Are there ways that I am contributing to the problem of violence against women? Are there things that I do or say (or don’t do or don’t say for that matter) that make violence against women a viable option in society? Sadly, I find the answer to be yes. As an advocate and activist who works to prevent domestic violence and sexual assault, it is very difficult to admit that. Of course I don’t directly perpetrate verbal, emotional, physical or sexual violence against my partner. However, there are times when I have remained silent when I heard another man making a sexist joke. I have remained silent when family or friends told my four-year-old son not to cry when he is upset. I have purchased music CDs that contain lyrics that objectify, degrade and sexualize women and listened to radio stations that have advertisements and promotional events that do the same.
Do any of these things, if isolated, incite a single act of domestic violence? Not likely. My guess is that they actually seem fairly innocuous at a glance. At worst, they are considered to be in bad taste and frequently they are simply ignored. I have heard people say “if you don’t like what you hear on the radio, change the station” or “when I heard that joke I just tried to ignore it.” Upon closer inspection, however, these examples do a tremendous amount of damage because they reinforce gendered social norms. The messages we receive are that women’s value in society is connected to their sexuality and their bodies and that men are supposed to be tough, strong, powerful and always in control. When we multiply these examples by the millions of times they occur in society every day of our lives and by all of the other examples being proliferated in the media and by people in positions of power, we have a culture that allows domestic and sexual violence to not only exist, but become more normalized.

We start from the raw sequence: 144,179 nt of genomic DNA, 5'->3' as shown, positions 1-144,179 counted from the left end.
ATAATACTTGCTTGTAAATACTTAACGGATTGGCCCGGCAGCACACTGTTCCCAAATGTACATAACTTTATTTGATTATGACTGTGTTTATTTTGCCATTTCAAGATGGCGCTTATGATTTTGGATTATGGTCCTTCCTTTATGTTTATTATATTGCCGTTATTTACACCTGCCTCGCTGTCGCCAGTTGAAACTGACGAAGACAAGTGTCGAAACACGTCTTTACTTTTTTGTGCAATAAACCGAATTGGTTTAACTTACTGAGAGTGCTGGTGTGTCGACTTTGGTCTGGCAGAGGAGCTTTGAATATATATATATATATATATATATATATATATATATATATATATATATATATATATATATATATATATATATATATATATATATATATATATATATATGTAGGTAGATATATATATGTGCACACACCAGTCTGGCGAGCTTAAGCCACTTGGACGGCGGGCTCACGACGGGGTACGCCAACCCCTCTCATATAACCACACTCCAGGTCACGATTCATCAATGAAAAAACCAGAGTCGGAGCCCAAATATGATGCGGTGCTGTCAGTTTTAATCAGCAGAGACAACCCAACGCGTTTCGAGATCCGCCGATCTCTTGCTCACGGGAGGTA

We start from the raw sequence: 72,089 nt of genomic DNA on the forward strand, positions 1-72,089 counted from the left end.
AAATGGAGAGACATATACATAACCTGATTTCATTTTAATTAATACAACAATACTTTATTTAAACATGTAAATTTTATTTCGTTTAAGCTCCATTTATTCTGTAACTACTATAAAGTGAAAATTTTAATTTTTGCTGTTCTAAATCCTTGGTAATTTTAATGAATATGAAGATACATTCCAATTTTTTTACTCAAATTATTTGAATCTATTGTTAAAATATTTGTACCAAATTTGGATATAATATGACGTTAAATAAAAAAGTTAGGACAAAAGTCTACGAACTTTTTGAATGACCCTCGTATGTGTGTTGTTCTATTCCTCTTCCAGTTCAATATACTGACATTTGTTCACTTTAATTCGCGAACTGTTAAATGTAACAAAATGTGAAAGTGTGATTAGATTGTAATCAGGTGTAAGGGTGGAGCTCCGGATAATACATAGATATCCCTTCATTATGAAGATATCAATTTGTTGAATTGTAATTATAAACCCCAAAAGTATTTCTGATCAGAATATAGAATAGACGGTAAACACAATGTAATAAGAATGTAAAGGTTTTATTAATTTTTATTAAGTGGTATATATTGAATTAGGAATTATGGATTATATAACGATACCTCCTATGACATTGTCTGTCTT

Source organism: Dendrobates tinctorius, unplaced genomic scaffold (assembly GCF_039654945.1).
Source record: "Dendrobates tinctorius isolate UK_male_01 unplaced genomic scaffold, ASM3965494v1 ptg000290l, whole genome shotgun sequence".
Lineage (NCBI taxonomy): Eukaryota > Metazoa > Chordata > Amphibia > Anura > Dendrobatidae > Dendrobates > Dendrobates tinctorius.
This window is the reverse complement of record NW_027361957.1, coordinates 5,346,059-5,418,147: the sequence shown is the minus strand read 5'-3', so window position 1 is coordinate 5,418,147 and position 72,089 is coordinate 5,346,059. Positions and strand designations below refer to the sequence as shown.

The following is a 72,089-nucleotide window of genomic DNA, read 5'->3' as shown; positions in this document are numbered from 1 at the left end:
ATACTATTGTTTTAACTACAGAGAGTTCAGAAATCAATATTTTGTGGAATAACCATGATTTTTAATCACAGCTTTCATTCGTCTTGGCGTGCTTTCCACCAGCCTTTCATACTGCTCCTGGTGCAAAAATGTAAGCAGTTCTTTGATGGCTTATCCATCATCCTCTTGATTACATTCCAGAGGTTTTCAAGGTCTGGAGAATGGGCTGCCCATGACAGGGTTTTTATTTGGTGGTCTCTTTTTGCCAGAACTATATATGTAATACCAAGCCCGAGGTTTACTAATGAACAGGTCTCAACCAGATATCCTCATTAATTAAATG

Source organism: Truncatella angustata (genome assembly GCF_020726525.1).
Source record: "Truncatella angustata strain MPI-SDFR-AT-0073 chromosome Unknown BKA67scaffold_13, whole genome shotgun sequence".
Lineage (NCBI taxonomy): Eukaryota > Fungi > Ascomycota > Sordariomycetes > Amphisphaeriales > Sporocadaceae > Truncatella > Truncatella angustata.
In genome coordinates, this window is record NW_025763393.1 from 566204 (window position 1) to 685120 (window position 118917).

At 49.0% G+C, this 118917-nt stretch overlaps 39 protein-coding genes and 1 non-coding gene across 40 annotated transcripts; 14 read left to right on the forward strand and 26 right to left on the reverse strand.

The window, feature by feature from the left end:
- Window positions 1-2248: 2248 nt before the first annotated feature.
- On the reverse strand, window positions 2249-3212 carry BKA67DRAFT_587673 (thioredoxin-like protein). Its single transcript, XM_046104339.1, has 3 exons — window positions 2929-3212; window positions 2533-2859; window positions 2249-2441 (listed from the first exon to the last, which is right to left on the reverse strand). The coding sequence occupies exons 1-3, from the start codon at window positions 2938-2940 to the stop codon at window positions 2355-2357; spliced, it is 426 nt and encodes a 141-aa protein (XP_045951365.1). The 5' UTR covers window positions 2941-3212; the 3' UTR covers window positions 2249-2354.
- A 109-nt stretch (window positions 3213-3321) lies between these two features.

As a man, it is my responsibility to constantly examine my own attitudes, actions, and beliefs. I must also hold other men accountable as they should do for me. Change will only happen when men admit that not being abusive is not enough to end violence against women. We must all speak up, speak out, and take action. We also must teach out children to respect all people regardless of gender, race, or any other category that defines us and to think critically about the information we consume and how that shapes male culture. Until then, we will remain part of the problem rather than part of the solution.
For more information about Responsible Men visit www.responsiblemen.net.
Until the violence stops…
Ted Rutherford -Responsible Men